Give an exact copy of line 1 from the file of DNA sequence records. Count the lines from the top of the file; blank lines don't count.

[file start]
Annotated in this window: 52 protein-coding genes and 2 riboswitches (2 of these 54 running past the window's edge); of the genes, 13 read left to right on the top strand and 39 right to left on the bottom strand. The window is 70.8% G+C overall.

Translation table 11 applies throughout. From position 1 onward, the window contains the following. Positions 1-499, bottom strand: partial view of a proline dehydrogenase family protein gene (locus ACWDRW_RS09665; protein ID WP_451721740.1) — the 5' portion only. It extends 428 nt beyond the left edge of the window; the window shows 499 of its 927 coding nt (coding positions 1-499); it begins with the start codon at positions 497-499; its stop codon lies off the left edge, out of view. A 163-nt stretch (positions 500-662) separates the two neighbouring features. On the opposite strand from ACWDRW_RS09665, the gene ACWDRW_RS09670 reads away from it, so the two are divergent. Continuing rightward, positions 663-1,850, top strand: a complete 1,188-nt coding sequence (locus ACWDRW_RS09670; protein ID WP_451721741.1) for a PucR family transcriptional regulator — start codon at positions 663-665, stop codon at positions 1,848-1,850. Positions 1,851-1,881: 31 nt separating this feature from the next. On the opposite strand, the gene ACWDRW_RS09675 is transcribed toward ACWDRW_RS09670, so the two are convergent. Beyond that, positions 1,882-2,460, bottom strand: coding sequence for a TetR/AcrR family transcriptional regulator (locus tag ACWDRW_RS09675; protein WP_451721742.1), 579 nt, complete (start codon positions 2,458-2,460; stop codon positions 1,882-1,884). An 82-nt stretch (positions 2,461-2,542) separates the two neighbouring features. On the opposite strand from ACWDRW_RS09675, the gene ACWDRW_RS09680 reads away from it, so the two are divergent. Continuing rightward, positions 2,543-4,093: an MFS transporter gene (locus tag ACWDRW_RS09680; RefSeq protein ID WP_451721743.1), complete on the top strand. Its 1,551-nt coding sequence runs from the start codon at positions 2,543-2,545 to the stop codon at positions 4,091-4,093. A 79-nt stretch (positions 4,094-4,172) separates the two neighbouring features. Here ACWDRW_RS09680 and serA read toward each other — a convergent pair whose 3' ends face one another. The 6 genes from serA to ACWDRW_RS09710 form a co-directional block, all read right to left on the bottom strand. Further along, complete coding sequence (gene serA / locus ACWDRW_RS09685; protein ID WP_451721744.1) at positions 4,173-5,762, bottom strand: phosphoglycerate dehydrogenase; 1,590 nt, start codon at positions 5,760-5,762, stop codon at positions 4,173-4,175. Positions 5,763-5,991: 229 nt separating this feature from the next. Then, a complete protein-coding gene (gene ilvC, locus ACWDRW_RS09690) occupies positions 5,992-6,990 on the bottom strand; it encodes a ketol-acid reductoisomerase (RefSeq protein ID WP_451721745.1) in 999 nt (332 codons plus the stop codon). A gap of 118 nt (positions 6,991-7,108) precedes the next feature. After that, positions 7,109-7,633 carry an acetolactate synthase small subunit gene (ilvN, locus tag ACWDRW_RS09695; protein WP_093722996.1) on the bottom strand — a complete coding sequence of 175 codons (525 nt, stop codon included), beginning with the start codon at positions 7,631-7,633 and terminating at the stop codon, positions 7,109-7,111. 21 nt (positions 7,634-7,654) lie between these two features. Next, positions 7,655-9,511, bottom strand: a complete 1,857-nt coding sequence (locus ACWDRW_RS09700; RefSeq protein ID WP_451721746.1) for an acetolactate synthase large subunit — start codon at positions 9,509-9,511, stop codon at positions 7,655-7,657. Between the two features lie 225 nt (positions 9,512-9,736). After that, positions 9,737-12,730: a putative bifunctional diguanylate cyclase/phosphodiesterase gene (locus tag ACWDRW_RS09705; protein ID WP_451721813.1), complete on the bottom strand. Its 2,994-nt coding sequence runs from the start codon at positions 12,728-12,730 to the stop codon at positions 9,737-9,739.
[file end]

Annotated in this window: 52 protein-coding genes and 2 riboswitches (2 of these 54 running past the window's edge); of the genes, 13 read left to right on the top strand and 39 right to left on the bottom strand. The window is 70.8% G+C overall.